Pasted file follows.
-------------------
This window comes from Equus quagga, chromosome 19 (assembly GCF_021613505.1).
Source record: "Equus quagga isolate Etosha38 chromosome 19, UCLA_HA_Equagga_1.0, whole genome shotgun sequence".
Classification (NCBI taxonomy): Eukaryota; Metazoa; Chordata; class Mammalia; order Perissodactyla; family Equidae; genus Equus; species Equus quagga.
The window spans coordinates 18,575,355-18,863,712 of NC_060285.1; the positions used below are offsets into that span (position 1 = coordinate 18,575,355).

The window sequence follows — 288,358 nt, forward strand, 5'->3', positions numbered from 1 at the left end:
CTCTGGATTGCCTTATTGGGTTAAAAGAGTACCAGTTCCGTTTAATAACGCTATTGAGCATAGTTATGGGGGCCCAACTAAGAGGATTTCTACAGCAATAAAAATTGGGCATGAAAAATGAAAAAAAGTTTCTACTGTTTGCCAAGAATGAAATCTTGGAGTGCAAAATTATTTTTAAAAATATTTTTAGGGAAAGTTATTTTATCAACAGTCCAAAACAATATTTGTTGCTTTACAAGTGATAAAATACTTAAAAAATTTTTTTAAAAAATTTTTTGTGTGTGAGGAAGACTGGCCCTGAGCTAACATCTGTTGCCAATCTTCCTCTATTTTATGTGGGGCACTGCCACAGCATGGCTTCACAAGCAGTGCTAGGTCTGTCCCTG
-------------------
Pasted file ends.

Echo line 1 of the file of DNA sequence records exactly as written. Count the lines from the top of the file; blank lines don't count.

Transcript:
This window comes from Equus quagga, chromosome 19 (assembly GCF_021613505.1).